The Gwich’in Tribal Council has announced its intention to sue the Yukon government over its handling of the Peel land use plan.
It will be the second lawsuit launched by First Nations over the government’s new plan for the region.
“Despite the Gwich’in’s good-faith participation in this process, the Yukon government has drastically and unilaterally re-written the operative elements of the final recommended plan, significantly reducing the protections for the Peel watershed,” according to a press release from the council.
“The Yukon government’s new plan will allow substantial development in critical parts of the Peel watershed, threatening Gwich’in’s continued connection to this sacred area.”
In 2011 a planning commission recommended that 80 per cent of the Peel watershed should be protected from new roads and development and 20 per cent should be open for resource industries.
The four affected First Nations, who initially asked for 100 per cent protection, agreed that this was an acceptable compromise.
But last month the Yukon government released its own plan for the Peel, which opens up 71 per cent of the area to new mineral staking. The government says that stricter environmental rules in most of that area will ensure that it stays wild.
The First Nation of Nacho Nyak Dun and the Tr’ondek Hwech’in filed a lawsuit against the government last week, arguing that the commission’s plan is the only legal plan for the watershed.
The Gwich’in Tribal Council’s legal action will support the suit of the other two First Nations and will be based on the council’s unique legal relationship to the Yukon government, according to the press release.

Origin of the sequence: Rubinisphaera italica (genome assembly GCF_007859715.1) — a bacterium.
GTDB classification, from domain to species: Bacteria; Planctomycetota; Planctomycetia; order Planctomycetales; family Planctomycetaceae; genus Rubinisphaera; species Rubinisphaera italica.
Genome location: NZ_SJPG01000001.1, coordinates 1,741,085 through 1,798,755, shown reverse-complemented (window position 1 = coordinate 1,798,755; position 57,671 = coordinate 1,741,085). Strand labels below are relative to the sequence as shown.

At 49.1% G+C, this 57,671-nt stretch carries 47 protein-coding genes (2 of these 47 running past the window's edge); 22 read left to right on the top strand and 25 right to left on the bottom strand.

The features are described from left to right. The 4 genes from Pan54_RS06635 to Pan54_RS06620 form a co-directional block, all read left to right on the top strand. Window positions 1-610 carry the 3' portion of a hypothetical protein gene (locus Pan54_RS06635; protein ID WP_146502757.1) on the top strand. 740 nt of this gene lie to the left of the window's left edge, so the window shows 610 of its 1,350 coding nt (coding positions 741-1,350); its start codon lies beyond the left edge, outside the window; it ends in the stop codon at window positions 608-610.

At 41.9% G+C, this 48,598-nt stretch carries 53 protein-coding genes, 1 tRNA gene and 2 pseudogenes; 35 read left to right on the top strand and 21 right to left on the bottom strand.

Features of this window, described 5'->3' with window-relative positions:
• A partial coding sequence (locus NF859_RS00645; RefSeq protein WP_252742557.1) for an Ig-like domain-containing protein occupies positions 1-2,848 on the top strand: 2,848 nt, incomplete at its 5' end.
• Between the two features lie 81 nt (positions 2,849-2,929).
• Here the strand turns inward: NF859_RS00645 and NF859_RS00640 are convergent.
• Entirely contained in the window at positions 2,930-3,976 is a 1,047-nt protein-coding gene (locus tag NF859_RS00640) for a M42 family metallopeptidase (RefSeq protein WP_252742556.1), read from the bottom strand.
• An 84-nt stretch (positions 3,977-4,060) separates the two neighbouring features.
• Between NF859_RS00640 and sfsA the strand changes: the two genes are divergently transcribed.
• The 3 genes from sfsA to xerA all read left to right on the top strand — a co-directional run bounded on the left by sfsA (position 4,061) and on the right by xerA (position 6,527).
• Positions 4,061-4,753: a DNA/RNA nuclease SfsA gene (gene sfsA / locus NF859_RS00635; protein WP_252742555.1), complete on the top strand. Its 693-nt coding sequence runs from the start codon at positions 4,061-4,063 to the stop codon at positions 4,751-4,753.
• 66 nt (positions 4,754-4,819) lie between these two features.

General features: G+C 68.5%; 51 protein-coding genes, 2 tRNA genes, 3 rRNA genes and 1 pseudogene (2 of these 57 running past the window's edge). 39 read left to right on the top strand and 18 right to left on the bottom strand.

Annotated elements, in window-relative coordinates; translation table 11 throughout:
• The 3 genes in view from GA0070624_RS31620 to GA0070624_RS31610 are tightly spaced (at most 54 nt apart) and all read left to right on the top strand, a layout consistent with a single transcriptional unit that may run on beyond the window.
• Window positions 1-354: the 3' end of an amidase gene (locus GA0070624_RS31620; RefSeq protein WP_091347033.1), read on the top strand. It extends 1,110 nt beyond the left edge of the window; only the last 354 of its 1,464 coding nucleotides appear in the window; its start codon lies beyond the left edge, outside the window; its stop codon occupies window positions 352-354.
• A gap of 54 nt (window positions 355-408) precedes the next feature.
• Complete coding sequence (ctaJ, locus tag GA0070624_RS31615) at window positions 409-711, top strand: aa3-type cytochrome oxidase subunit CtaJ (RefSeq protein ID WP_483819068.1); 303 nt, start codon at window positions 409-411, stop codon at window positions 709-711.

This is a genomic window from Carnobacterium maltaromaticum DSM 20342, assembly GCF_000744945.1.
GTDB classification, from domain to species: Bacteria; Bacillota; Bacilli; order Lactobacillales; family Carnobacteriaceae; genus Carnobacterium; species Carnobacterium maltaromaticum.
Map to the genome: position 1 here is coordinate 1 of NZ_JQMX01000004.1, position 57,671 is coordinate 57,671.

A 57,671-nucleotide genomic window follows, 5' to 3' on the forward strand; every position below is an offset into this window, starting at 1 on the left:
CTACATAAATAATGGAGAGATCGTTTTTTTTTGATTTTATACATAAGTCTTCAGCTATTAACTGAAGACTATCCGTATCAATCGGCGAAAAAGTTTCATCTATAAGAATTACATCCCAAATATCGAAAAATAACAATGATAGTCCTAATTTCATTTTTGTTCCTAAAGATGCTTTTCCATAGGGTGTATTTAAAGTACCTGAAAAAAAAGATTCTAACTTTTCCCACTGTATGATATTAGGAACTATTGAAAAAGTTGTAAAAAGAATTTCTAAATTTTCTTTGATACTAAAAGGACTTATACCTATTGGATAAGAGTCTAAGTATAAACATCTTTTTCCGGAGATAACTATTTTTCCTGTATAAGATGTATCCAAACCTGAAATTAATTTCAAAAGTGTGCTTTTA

The council is based in Inuvik, N.W.T. It represents Gwich’in people in the Mackenzie delta region of the Northwest Territories.
The Gwich’in have lived off the land in the Peel watershed for millennia.
The right of Tetlit Gwich’in Council, based in Fort McPherson, to participate in a land use plan for the Peel watershed is described in the Gwich’in Comprehensive Land Claim Agreement signed in 1992 with the governments of N.W.T. and Canada.
While most of the Peel watershed is in the Yukon, the river eventually flows into the Northwest Territories and into the Mackenzie Delta before dumping into the Beaufort Sea.
On its way it flows by the communities of Fort McPherson and Aklavik.
Last week community members in Aklavik, Fort McPherson and Inuvik rallied in protest of the government’s plan.
Residents of Aklavik organized a petition and delivered it to Yukon Premier Darrell Pasloski last week.
“The Peel River flows right around our community,” the petition reads. “It is our source of drinking water and has many other values that are important to us. We are thinking beyond any short-term benefits and looking long term for our future generations.”
The petition was signed by 124 people in the small community of about 600 residents.
Contact Jacqueline Ronson at